Parenting in the Bubble

It’s science time at the Parenting Success Network blog. That’s right: that means it’s time to take to the internet and google (it’s what we used to do before we started talking to Siri, but after we went to the library and pulled out the Reader’s Guide to Periodical Literature) “parenting.”

Somewhat disappointingly, this blog is not the first thing to come up in the search results, even in my own google bubble.  Although, here’s what does come up for me: “NPR readers share their best parenting advice,” and “Kim Kardashian West asks Kylie Jenner for baby advice.” I don’t really know what to say. Anyway, the heavy hitters are all on page one here. Parenting.com, good job with the brand management.

Wikipedia, just below it, defines “parenting” according to the democratic will of the (internet-abled) human race: “Parenting or child rearing is the process of promoting and supporting the physicalemotionalsocial, and intellectual development of a child from infancy to adulthood. Parenting refers to the intricacies of raising a child aside from the biological relationship.” This is an accurate and utterly uninteresting encapsulation. More intriguingly, however, it goes on to say:

“Parenting styles vary by historical time period, race/ethnicity, social class, and other social features. Additionally, research has supported that parental history both in terms of attachments of varying quality as well as parental psychopathology, particularly in the wake of adverse experiences, can strongly influence parental sensitivity and child outcomes.”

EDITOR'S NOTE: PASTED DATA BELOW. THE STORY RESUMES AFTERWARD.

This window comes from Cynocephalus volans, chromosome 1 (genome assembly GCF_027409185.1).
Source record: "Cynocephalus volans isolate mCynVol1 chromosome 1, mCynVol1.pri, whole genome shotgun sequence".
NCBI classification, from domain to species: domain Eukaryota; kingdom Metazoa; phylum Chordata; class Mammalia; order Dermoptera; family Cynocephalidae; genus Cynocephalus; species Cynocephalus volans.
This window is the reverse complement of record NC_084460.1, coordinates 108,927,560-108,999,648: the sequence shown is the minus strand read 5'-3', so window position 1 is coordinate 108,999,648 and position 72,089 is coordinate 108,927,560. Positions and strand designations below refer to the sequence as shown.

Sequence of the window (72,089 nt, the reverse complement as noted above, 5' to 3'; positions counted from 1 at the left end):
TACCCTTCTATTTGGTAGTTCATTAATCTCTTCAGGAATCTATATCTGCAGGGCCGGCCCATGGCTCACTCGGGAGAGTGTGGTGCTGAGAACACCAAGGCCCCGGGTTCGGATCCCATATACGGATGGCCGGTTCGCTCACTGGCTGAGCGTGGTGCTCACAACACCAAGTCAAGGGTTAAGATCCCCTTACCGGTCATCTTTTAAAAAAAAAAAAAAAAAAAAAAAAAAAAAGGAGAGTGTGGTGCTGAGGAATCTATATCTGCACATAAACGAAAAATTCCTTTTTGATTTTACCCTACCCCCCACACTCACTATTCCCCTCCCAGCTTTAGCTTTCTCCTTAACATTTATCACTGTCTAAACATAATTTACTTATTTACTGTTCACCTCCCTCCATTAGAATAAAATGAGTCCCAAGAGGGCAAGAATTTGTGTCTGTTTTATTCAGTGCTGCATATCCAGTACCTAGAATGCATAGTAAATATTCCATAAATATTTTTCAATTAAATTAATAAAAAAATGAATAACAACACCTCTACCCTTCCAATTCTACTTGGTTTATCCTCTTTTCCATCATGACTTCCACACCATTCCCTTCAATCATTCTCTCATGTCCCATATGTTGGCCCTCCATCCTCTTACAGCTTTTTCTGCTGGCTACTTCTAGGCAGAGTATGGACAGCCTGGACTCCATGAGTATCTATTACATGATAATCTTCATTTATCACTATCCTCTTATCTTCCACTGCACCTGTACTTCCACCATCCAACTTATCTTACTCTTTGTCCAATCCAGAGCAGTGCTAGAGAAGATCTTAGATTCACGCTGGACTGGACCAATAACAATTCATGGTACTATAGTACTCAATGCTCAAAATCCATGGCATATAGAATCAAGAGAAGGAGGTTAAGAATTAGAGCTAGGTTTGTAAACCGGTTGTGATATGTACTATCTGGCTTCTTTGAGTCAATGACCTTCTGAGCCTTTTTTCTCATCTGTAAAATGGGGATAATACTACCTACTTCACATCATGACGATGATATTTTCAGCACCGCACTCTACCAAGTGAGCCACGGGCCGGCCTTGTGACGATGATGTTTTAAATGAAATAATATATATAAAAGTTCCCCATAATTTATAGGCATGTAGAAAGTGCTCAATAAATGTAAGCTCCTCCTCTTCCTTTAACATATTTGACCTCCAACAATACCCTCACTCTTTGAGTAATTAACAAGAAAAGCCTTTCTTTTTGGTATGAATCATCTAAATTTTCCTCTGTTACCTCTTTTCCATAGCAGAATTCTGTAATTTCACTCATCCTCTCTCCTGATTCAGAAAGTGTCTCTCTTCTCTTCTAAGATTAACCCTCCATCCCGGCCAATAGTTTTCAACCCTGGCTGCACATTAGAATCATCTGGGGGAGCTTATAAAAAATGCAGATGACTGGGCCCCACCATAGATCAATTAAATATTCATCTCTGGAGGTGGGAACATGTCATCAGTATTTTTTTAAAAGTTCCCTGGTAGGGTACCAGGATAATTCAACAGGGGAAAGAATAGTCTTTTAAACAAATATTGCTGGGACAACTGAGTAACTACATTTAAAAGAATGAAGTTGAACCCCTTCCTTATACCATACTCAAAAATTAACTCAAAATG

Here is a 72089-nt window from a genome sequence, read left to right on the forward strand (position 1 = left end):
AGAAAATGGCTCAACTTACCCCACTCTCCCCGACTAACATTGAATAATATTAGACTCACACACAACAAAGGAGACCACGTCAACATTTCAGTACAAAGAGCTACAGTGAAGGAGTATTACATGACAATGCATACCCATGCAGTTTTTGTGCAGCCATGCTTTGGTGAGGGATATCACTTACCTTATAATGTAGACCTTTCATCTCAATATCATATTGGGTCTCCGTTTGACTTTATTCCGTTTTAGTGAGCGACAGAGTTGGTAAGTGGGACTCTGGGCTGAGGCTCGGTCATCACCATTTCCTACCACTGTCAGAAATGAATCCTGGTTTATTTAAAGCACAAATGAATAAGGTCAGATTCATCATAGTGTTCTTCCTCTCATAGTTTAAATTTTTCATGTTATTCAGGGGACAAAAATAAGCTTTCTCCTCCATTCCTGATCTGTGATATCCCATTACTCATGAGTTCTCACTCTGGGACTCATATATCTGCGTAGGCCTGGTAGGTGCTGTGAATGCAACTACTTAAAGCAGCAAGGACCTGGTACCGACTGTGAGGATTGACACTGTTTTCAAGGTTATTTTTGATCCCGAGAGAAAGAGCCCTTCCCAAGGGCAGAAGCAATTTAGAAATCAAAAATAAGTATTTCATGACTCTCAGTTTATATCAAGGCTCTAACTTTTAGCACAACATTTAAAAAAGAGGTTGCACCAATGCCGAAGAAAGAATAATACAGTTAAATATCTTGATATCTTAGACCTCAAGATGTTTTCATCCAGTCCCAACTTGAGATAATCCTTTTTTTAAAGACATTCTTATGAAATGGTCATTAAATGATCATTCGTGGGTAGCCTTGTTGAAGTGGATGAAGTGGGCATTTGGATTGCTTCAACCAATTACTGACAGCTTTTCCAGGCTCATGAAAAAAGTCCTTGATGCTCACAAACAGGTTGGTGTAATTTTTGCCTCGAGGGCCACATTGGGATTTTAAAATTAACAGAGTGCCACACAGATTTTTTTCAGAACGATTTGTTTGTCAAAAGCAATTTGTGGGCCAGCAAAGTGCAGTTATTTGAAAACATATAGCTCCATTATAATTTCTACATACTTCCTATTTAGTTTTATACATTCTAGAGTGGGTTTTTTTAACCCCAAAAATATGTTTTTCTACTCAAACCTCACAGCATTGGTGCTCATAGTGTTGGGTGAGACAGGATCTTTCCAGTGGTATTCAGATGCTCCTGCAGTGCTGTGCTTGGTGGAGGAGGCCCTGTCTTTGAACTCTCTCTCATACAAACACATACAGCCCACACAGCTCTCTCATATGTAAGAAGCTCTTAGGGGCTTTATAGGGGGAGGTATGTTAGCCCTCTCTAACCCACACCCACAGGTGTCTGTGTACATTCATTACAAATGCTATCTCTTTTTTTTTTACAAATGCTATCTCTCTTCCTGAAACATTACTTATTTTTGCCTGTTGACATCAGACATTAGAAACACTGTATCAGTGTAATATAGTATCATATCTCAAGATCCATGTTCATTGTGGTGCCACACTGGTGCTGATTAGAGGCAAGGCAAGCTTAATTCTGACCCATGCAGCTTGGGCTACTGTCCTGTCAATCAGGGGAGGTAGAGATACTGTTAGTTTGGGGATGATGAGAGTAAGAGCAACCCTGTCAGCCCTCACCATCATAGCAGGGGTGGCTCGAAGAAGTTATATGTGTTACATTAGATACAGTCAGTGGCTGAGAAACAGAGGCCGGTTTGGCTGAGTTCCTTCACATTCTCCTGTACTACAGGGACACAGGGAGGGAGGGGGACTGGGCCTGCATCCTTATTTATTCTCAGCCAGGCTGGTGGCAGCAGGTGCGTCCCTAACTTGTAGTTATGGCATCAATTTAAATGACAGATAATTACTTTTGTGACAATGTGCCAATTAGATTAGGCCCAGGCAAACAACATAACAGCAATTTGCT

Okay. So in other words, the quality of parenting depends on a lot of different things. What were we born with? What have we lived through, and what did we take with us? How many other things get our attention, energy, concentrated will? No wonder there are so many parenting blogs. Sheesh.

Most interesting, though, are the questions that those who come before us have asked; the search engine equivalent to the stones cast at the feet of the Omphalos of Delphi (a situation I may have just completely made up). Here are some of the top questions:

“What is a bad parent?”

This one kind of breaks my heart, not only because I don’t like to think about how bad my parenting is, but because I picture someone typing this question into the search field after having been accused of being one. A better question: “What is a good parent?” It goes back to that thing about the google bubble.

“What does it mean to be a parent?”

This is a good question, because it could be practical or purely philosophical. Clicking through brings up that pesky Wikipedia entry as well as one from, randomly, The Ministry of Education in Guyana.

“What are the parenting skills?”

No, really, what are the skills?

According to the Leelanau Children’s Center, which has been “serving families since 1976,” they are these:

  1. Love and affection.
  2. Stress Management.
  3. Relationship Skills.
  4. Autonomy and Independence.
  5. Education and Learning.
  6. Life Skills.
  7. Behavior Management.
  8. Health.
  9. Religion.
  10. Safety.

So, all the things, basically. It’s a lot to take in.

Kind of makes you want to google something, doesn’t it?

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